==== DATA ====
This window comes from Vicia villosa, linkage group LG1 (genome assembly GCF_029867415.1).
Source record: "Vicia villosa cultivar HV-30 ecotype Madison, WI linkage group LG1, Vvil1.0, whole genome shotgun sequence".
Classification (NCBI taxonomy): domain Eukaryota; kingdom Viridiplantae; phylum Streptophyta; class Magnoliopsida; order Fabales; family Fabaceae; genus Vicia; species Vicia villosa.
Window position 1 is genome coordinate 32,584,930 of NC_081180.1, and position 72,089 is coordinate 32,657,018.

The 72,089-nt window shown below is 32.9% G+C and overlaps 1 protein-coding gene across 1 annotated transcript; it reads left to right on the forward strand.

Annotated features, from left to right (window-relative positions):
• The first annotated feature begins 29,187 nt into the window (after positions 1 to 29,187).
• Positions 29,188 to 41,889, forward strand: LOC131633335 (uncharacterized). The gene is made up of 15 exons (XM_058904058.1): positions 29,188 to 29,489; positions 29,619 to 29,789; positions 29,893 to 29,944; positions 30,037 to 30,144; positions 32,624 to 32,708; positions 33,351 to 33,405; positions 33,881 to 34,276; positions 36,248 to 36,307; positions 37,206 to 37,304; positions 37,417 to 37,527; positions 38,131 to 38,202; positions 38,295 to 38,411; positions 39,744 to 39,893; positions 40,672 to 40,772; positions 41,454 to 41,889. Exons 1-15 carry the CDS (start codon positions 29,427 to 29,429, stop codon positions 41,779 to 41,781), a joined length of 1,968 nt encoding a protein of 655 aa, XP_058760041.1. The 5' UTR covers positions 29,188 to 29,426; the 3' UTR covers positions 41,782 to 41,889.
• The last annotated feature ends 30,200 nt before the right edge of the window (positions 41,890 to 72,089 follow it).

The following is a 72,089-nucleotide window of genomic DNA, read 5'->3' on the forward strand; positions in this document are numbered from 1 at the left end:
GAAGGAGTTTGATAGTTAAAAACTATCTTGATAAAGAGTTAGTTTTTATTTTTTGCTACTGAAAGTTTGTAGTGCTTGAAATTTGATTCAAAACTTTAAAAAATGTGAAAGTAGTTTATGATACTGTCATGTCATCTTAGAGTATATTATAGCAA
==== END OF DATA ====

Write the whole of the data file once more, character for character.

This window comes from Vicia villosa, linkage group LG1 (genome assembly GCF_029867415.1).
Source record: "Vicia villosa cultivar HV-30 ecotype Madison, WI linkage group LG1, Vvil1.0, whole genome shotgun sequence".
Classification (NCBI taxonomy): domain Eukaryota; kingdom Viridiplantae; phylum Streptophyta; class Magnoliopsida; order Fabales; family Fabaceae; genus Vicia; species Vicia villosa.
Window position 1 is genome coordinate 32,584,930 of NC_081180.1, and position 72,089 is coordinate 32,657,018.

The 72,089-nt window shown below is 32.9% G+C and overlaps 1 protein-coding gene across 1 annotated transcript; it reads left to right on the forward strand.

Annotated features, from left to right (window-relative positions):
• The first annotated feature begins 29,187 nt into the window (after positions 1 to 29,187).
• Positions 29,188 to 41,889, forward strand: LOC131633335 (uncharacterized). The gene is made up of 15 exons (XM_058904058.1): positions 29,188 to 29,489; positions 29,619 to 29,789; positions 29,893 to 29,944; positions 30,037 to 30,144; positions 32,624 to 32,708; positions 33,351 to 33,405; positions 33,881 to 34,276; positions 36,248 to 36,307; positions 37,206 to 37,304; positions 37,417 to 37,527; positions 38,131 to 38,202; positions 38,295 to 38,411; positions 39,744 to 39,893; positions 40,672 to 40,772; positions 41,454 to 41,889. Exons 1-15 carry the CDS (start codon positions 29,427 to 29,429, stop codon positions 41,779 to 41,781), a joined length of 1,968 nt encoding a protein of 655 aa, XP_058760041.1. The 5' UTR covers positions 29,188 to 29,426; the 3' UTR covers positions 41,782 to 41,889.
• The last annotated feature ends 30,200 nt before the right edge of the window (positions 41,890 to 72,089 follow it).

The following is a 72,089-nucleotide window of genomic DNA, read 5'->3' on the forward strand; positions in this document are numbered from 1 at the left end:
GAAGGAGTTTGATAGTTAAAAACTATCTTGATAAAGAGTTAGTTTTTATTTTTTGCTACTGAAAGTTTGTAGTGCTTGAAATTTGATTCAAAACTTTAAAAAATGTGAAAGTAGTTTATGATACTGTCATGTCATCTTAGAGTATATTATAGCAA